Elizabeth Blackburn (left) and Elissa Epel

Tam on STEAM

Elissa Epel, a professor of psychiatry at UC San Francisco, studies how stress affects the body.
Elissa Epel, a professor of psychiatry at UC San Francisco, studies how stress affects the body.

There’s no shortage of advice out there about what makes a healthy lifestyle. Get regular exercise. Reduce stress. Eat whole foods. It all sounds good, but the advice is easy to ignore when you are tired or anxious or craving a donut.

But what if you could envision exactly what your healthy habits—or unhealthy ones—are doing to the cells in your body? The Telomere Effect (Grand Central Publishing, 2017), a bestselling book by Dr. Elizabeth Blackburn and Dr. Elissa Epel, allows readers to do just that.

“We all know what’s good for us, but that’s not always motivating in the short term,” said Epel, a professor of psychiatry at the University of California San Francisco and a leading expert on how stress affects the body. “Thinking about how our cells are responding is often more compelling.”

In a recent interview, Epel talked about her collaboration with Blackburn, a biologist who won a Nobel Prize for her groundbreaking research on telomeres (TEE-luh-meers). Telomeres are tiny protective caps on the ends of our chromosomes that play a key role in aging and disease.

Starting as a post-doctoral researcher at UC San Francisco, Epel worked with Blackburn to investigate how people’s mental states affect their telomeres. After years of research, the two decided to write a book together to share the latest discoveries about telomeres and health with nonscientific readers. The result is The Telomere Effect: A Revolutionary Approach to Living Younger, Healthier, Longer.

The response has been gratifying. “We get emails from people who say the book was life-changing for them,” Epel noted. “That makes me feel like it all was worth it.”


Telomeres play a crucial role in shielding our DNA from damage. Each time a cell divides, the telomeres protecting its genetic material shorten. When telomeres get too short, cells die and people age. This process helps bring on many of the diseases linked to aging.

Not everyone ages at the same rate, though. “Why are some people whip smart and energetic into old age, while other people, much younger, are sick, exhausted, and foggy?” the authors ask. A key to this difference lies in the telomeres.

It turns out that psychological stress and certain lifestyle factors take a toll on telomeres, causing them to shorten before their time. But other behaviors can safeguard telomeres, maintaining their length or even allowing them to grow longer.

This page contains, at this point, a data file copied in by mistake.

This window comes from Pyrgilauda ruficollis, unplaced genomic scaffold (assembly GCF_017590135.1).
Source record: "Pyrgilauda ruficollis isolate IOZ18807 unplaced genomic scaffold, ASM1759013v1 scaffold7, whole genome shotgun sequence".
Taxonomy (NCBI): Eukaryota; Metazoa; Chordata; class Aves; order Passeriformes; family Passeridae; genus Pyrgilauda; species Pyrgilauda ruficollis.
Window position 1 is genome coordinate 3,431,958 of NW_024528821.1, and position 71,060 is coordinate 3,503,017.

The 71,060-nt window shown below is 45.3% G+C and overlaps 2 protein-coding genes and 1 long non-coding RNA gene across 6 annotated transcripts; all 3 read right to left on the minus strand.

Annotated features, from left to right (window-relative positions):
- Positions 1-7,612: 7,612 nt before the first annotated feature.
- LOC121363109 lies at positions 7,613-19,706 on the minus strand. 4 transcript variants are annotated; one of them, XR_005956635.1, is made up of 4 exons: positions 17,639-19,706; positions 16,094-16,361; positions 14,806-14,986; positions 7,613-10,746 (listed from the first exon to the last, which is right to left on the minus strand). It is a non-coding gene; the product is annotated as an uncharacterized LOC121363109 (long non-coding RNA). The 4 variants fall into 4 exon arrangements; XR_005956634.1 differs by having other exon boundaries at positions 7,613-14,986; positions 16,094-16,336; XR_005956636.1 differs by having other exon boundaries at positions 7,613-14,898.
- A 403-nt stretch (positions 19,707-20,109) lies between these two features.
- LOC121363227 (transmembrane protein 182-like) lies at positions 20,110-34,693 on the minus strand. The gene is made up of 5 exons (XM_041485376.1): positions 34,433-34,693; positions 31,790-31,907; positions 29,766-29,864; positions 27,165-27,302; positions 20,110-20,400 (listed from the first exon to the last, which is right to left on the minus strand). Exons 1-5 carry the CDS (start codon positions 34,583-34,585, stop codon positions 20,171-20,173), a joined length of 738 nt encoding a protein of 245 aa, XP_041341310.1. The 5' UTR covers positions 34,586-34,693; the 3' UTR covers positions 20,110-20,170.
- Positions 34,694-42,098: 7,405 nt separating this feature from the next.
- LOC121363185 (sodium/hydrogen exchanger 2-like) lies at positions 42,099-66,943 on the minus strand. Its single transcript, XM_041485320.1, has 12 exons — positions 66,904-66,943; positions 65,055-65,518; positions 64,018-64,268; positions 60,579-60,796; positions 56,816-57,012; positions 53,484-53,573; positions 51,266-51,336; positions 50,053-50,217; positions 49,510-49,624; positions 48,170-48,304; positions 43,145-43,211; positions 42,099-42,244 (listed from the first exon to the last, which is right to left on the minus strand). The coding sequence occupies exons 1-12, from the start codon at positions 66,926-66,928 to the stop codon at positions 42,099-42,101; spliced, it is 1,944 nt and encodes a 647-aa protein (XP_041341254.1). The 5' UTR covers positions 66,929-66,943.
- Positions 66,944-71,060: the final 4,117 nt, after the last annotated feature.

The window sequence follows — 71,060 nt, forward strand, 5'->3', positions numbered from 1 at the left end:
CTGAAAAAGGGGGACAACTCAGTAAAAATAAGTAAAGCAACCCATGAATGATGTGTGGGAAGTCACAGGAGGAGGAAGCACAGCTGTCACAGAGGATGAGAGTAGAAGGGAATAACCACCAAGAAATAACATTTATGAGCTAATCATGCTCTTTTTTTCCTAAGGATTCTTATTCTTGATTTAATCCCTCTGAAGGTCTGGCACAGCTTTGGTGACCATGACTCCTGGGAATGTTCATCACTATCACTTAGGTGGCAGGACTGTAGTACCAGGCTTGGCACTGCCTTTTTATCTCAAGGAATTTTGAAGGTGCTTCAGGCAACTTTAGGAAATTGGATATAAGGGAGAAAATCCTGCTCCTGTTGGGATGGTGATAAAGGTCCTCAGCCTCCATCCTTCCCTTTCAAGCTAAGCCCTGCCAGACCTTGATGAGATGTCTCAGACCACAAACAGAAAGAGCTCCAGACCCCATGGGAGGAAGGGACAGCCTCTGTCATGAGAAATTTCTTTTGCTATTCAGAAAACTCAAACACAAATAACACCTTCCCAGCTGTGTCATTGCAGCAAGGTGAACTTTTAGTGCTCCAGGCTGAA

In The Telomere Effect, Epel and Blackburn sum up what scientists know about the factors that affect telomere length. They hope this information will motivate readers to change their habits. The goal is a longer “healthspan”—the portion of life spent in good health. Many of the book’s chapters end in Renewal Labs, activities aimed at helping readers put the advice into practice.

“What we do today matters not just for today but for all subsequent days,” Epel said. “We have more control over the process of aging than it may seem.”


Epel was drawn to science even as a young child. Her father was a marine biologist and a professor at Stanford University. “We were always spending time by the ocean and being exposed to science,” she said. The family lived in La Jolla and Carmel, California, and spent summers near Woods Hole Oceanographic Institute in Massachusetts.

Epel thought she might become a medical doctor. She started at the Claremont Colleges in Southern California and then switched to Stanford. There, while completing a degree in psychology, she got a chance to try her hand at research.

“That led me to realize how much I loved research,” she said. “I wanted to get more training in that rather than in the practice of medicine.”

As Epel went through school, she became more and more fascinated by the connection between the mind and body. She got a B.A. from Stanford in 1990 and moved on to Yale University, where she earned a PhD in clinical and health psychology in 1998.


Epel began postdoctoral studies at UC San Francisco, where Blackburn was a professor in the Department of Microbiology and Immunology. (Blackburn shared the Nobel Prize in medicine in 2009 for co-discovering telomerase, an enzyme that helps restore telomeres. She is now president of the Salk Institute for Biological Studies in La Jolla.)

Epel was interested in exploring what stress does to telomeres. She and another post-doctoral researcher, Jue Lin, began working with Blackburn in 2000. “The three of us worked together for 15 years and did all sorts of studies, as well as collaborating with other scientists,” Epel said.

“We have complementary areas of expertise,” she explained. Blackburn “has done the basic scientific research on how telomerase and telomeres work in single-celled organisms.” Epel brought expertise in how behavioral and psychological stress affect the body. Lin developed sensitive methods that worked on human cells to measure cell aging under different circumstances. She now runs a measurement center at UC San Francisco that supports studies around the world.

Working as part of a group suited Epel. “Team science gives us this ability to work with people who are doing all sorts of studies in animals and humans,” she said. “What one person can do is very little, but when you work in teams, it’s more fun but it’s also better science. We learn more.”